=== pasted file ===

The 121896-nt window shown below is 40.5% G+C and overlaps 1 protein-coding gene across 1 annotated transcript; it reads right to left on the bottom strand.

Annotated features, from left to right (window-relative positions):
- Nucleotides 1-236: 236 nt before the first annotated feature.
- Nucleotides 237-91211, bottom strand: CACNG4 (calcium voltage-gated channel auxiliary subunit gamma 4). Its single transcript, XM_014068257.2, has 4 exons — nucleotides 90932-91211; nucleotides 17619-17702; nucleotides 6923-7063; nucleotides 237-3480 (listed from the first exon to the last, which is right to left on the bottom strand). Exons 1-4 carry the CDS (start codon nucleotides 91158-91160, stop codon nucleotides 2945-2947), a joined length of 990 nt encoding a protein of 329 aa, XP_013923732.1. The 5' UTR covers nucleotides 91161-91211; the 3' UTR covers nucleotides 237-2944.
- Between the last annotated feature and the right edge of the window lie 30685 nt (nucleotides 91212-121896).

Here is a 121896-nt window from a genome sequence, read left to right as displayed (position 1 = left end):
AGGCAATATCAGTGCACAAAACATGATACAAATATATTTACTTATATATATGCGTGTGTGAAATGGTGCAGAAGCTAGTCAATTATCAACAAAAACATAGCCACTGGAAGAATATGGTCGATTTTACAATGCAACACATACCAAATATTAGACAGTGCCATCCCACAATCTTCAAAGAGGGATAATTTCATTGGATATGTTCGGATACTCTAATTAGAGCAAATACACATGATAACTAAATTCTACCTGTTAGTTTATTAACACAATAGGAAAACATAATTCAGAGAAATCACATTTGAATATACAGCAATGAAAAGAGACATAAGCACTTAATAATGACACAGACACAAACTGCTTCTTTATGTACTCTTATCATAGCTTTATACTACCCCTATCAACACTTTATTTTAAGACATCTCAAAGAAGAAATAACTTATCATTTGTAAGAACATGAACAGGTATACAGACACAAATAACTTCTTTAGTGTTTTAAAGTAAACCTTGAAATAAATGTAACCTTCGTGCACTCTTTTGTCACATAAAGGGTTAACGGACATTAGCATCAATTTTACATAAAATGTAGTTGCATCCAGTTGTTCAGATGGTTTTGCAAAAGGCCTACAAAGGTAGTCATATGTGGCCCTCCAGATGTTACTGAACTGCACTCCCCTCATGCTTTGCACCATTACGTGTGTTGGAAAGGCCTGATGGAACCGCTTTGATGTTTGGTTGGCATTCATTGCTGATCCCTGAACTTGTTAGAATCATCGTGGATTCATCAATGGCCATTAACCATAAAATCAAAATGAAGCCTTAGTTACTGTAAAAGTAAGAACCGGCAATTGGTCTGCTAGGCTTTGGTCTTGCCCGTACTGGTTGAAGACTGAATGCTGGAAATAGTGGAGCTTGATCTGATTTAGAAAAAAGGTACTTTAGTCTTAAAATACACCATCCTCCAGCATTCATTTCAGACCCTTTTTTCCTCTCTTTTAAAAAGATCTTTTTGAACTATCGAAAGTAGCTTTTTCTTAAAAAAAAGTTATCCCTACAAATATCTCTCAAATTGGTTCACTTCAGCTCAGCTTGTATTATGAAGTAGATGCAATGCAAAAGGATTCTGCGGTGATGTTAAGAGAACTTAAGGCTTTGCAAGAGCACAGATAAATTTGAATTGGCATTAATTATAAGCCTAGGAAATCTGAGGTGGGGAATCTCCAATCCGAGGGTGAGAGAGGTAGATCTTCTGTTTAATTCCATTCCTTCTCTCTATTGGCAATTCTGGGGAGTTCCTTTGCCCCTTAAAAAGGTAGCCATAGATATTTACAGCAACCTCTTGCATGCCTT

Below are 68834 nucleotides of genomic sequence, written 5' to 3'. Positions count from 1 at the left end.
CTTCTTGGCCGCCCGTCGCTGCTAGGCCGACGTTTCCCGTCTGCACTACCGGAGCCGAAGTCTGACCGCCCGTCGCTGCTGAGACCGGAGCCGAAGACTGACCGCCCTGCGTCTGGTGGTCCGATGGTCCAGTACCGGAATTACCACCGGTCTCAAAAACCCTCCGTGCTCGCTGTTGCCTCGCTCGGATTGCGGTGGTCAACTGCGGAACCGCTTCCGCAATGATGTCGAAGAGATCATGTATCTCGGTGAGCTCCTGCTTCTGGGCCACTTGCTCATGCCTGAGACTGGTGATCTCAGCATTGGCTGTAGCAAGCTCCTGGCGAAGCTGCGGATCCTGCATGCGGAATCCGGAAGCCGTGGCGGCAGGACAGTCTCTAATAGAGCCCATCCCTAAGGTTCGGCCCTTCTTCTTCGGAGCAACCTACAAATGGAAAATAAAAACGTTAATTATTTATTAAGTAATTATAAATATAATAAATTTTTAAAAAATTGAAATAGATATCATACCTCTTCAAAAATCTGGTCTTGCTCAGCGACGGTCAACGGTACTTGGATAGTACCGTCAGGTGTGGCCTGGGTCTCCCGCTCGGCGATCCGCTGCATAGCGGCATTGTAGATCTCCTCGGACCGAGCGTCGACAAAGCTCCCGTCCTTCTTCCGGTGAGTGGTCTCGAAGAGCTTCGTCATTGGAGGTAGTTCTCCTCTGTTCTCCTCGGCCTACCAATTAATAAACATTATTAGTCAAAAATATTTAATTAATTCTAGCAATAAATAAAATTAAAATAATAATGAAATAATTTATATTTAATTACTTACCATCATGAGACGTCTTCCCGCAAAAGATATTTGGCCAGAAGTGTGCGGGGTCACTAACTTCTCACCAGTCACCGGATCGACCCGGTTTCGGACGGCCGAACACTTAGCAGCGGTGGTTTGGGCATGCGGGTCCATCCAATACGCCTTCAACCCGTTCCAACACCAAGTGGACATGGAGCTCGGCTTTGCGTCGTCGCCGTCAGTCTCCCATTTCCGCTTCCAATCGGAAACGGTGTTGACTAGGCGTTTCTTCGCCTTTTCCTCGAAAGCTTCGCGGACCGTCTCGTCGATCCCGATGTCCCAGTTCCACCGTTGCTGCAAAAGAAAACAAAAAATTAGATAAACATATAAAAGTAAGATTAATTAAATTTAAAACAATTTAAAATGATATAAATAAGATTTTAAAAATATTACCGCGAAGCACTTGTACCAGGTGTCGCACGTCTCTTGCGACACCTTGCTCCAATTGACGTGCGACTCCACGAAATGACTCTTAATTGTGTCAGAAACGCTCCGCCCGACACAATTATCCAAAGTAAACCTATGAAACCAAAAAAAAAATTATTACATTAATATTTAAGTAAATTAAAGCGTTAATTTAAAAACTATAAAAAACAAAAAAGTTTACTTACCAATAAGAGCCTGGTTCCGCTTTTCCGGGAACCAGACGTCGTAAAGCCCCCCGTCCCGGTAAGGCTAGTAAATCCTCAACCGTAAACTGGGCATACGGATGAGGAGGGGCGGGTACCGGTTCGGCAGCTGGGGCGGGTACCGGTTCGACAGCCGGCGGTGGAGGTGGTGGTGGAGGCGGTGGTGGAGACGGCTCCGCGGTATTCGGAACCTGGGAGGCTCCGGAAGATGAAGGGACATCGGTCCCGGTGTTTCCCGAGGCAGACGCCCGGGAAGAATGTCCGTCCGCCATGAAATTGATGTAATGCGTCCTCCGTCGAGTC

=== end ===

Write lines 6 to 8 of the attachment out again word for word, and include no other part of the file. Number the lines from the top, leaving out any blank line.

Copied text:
Here is a 121896-nt window from a genome sequence, read left to right as displayed (position 1 = left end):
AGGCAATATCAGTGCACAAAACATGATACAAATATATTTACTTATATATATGCGTGTGTGAAATGGTGCAGAAGCTAGTCAATTATCAACAAAAACATAGCCACTGGAAGAATATGGTCGATTTTACAATGCAACACATACCAAATATTAGACAGTGCCATCCCACAATCTTCAAAGAGGGATAATTTCATTGGATATGTTCGGATACTCTAATTAGAGCAAATACACATGATAACTAAATTCTACCTGTTAGTTTATTAACACAATAGGAAAACATAATTCAGAGAAATCACATTTGAATATACAGCAATGAAAAGAGACATAAGCACTTAATAATGACACAGACACAAACTGCTTCTTTATGTACTCTTATCATAGCTTTATACTACCCCTATCAACACTTTATTTTAAGACATCTCAAAGAAGAAATAACTTATCATTTGTAAGAACATGAACAGGTATACAGACACAAATAACTTCTTTAGTGTTTTAAAGTAAACCTTGAAATAAATGTAACCTTCGTGCACTCTTTTGTCACATAAAGGGTTAACGGACATTAGCATCAATTTTACATAAAATGTAGTTGCATCCAGTTGTTCAGATGGTTTTGCAAAAGGCCTACAAAGGTAGTCATATGTGGCCCTCCAGATGTTACTGAACTGCACTCCCCTCATGCTTTGCACCATTACGTGTGTTGGAAAGGCCTGATGGAACCGCTTTGATGTTTGGTTGGCATTCATTGCTGATCCCTGAACTTGTTAGAATCATCGTGGATTCATCAATGGCCATTAACCATAAAATCAAAATGAAGCCTTAGTTACTGTAAAAGTAAGAACCGGCAATTGGTCTGCTAGGCTTTGGTCTTGCCCGTACTGGTTGAAGACTGAATGCTGGAAATAGTGGAGCTTGATCTGATTTAGAAAAAAGGTACTTTAGTCTTAAAATACACCATCCTCCAGCATTCATTTCAGACCCTTTTTTCCTCTCTTTTAAAAAGATCTTTTTGAACTATCGAAAGTAGCTTTTTCTTAAAAAAAAGTTATCCCTACAAATATCTCTCAAATTGGTTCACTTCAGCTCAGCTTGTATTATGAAGTAGATGCAATGCAAAAGGATTCTGCGGTGATGTTAAGAGAACTTAAGGCTTTGCAAGAGCACAGATAAATTTGAATTGGCATTAATTATAAGCCTAGGAAATCTGAGGTGGGGAATCTCCAATCCGAGGGTGAGAGAGGTAGATCTTCTGTTTAATTCCATTCCTTCTCTCTATTGGCAATTCTGGGGAGTTCCTTTGCCCCTTAAAAAGGTAGCCATAGATATTTACAGCAACCTCTTGCATGCCTT

Below are 68834 nucleotides of genomic sequence, written 5' to 3'. Positions count from 1 at the left end.